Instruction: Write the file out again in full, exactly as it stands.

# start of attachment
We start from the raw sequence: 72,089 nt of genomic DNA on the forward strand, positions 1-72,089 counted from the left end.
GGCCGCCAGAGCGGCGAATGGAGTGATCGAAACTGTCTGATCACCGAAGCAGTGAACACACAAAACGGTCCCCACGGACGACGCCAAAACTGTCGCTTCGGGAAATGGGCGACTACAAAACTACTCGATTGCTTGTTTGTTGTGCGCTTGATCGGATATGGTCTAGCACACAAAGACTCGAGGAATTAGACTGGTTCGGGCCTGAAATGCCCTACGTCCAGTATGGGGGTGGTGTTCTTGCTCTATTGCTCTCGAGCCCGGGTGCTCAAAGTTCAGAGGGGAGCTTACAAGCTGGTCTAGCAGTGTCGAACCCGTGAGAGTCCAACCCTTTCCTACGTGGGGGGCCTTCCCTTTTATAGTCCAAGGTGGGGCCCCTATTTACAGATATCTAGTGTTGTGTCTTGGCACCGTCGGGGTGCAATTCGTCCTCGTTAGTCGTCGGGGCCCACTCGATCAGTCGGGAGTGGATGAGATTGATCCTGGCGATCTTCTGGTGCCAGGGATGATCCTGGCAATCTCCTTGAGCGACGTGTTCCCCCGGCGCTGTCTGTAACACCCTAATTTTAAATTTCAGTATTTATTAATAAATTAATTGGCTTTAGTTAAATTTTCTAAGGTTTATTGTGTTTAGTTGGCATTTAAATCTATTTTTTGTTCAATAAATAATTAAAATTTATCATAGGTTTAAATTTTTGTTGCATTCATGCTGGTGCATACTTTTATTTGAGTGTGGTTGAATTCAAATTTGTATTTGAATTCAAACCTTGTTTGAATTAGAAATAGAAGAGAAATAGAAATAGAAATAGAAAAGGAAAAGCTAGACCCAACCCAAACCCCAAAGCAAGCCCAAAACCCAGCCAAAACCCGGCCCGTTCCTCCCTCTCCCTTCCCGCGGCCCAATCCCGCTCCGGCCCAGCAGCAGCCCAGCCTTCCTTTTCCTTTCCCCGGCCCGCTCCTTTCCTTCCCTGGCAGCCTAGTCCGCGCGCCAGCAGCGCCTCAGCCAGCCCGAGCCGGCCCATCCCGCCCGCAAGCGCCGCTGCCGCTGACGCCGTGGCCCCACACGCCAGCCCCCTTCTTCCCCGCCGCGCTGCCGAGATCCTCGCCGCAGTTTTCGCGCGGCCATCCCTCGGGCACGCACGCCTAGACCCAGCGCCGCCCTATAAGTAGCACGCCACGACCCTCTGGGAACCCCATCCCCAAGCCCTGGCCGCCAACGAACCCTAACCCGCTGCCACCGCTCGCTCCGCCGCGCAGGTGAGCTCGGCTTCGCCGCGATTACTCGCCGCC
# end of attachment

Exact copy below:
We start from the raw sequence: 72,089 nt of genomic DNA on the forward strand, positions 1-72,089 counted from the left end.
GGCCGCCAGAGCGGCGAATGGAGTGATCGAAACTGTCTGATCACCGAAGCAGTGAACACACAAAACGGTCCCCACGGACGACGCCAAAACTGTCGCTTCGGGAAATGGGCGACTACAAAACTACTCGATTGCTTGTTTGTTGTGCGCTTGATCGGATATGGTCTAGCACACAAAGACTCGAGGAATTAGACTGGTTCGGGCCTGAAATGCCCTACGTCCAGTATGGGGGTGGTGTTCTTGCTCTATTGCTCTCGAGCCCGGGTGCTCAAAGTTCAGAGGGGAGCTTACAAGCTGGTCTAGCAGTGTCGAACCCGTGAGAGTCCAACCCTTTCCTACGTGGGGGGCCTTCCCTTTTATAGTCCAAGGTGGGGCCCCTATTTACAGATATCTAGTGTTGTGTCTTGGCACCGTCGGGGTGCAATTCGTCCTCGTTAGTCGTCGGGGCCCACTCGATCAGTCGGGAGTGGATGAGATTGATCCTGGCGATCTTCTGGTGCCAGGGATGATCCTGGCAATCTCCTTGAGCGACGTGTTCCCCCGGCGCTGTCTGTAACACCCTAATTTTAAATTTCAGTATTTATTAATAAATTAATTGGCTTTAGTTAAATTTTCTAAGGTTTATTGTGTTTAGTTGGCATTTAAATCTATTTTTTGTTCAATAAATAATTAAAATTTATCATAGGTTTAAATTTTTGTTGCATTCATGCTGGTGCATACTTTTATTTGAGTGTGGTTGAATTCAAATTTGTATTTGAATTCAAACCTTGTTTGAATTAGAAATAGAAGAGAAATAGAAATAGAAATAGAAAAGGAAAAGCTAGACCCAACCCAAACCCCAAAGCAAGCCCAAAACCCAGCCAAAACCCGGCCCGTTCCTCCCTCTCCCTTCCCGCGGCCCAATCCCGCTCCGGCCCAGCAGCAGCCCAGCCTTCCTTTTCCTTTCCCCGGCCCGCTCCTTTCCTTCCCTGGCAGCCTAGTCCGCGCGCCAGCAGCGCCTCAGCCAGCCCGAGCCGGCCCATCCCGCCCGCAAGCGCCGCTGCCGCTGACGCCGTGGCCCCACACGCCAGCCCCCTTCTTCCCCGCCGCGCTGCCGAGATCCTCGCCGCAGTTTTCGCGCGGCCATCCCTCGGGCACGCACGCCTAGACCCAGCGCCGCCCTATAAGTAGCACGCCACGACCCTCTGGGAACCCCATCCCCAAGCCCTGGCCGCCAACGAACCCTAACCCGCTGCCACCGCTCGCTCCGCCGCGCAGGTGAGCTCGGCTTCGCCGCGATTACTCGCCGCC